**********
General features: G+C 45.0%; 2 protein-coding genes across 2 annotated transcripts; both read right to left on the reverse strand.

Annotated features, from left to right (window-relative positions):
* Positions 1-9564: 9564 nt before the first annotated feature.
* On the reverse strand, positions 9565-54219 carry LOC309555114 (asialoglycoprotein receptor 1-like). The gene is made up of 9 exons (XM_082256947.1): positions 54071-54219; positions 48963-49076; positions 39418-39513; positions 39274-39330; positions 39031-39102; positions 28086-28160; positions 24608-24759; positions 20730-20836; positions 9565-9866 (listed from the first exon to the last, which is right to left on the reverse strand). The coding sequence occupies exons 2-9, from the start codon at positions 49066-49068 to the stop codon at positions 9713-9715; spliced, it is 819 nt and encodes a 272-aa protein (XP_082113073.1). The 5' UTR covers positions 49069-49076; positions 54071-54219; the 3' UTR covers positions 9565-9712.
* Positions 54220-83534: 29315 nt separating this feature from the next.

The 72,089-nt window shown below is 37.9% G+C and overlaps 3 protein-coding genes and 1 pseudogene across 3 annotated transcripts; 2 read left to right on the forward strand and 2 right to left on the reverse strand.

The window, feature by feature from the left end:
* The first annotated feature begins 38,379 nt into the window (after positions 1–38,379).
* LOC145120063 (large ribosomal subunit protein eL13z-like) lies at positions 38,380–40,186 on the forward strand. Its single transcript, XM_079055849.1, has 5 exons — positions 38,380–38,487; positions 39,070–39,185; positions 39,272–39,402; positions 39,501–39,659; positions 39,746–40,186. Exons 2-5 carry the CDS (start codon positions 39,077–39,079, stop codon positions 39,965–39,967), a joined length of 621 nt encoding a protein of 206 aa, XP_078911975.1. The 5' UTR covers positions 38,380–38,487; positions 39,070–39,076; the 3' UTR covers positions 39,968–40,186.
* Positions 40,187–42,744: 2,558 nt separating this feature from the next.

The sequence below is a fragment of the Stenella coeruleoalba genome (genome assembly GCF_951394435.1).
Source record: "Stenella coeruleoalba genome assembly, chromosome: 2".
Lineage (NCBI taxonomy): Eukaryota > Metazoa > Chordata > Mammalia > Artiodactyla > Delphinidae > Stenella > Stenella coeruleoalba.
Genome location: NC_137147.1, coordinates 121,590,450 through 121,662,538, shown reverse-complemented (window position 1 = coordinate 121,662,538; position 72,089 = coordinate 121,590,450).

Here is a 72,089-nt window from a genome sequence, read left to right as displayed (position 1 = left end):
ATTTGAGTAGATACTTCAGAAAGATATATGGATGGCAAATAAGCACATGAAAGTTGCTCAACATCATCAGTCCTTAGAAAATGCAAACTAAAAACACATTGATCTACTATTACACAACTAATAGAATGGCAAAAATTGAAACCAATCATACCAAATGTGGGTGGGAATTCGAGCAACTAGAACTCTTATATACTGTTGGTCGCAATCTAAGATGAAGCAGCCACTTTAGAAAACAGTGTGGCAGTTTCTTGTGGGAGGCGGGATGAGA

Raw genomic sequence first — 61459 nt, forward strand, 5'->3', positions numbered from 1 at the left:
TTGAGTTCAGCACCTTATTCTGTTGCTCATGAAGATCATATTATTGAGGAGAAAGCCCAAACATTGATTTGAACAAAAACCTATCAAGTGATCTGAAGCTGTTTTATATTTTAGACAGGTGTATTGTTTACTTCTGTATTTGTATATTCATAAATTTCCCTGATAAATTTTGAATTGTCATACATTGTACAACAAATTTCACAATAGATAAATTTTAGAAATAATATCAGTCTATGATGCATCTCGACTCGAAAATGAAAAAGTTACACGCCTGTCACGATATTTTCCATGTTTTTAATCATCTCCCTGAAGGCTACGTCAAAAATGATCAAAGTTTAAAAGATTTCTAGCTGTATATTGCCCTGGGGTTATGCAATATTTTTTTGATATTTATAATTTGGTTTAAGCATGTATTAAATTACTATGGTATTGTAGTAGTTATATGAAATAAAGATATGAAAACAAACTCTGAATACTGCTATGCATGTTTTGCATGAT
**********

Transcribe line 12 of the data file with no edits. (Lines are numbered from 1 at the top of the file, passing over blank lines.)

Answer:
Source record: "Stenella coeruleoalba genome assembly, chromosome: 2".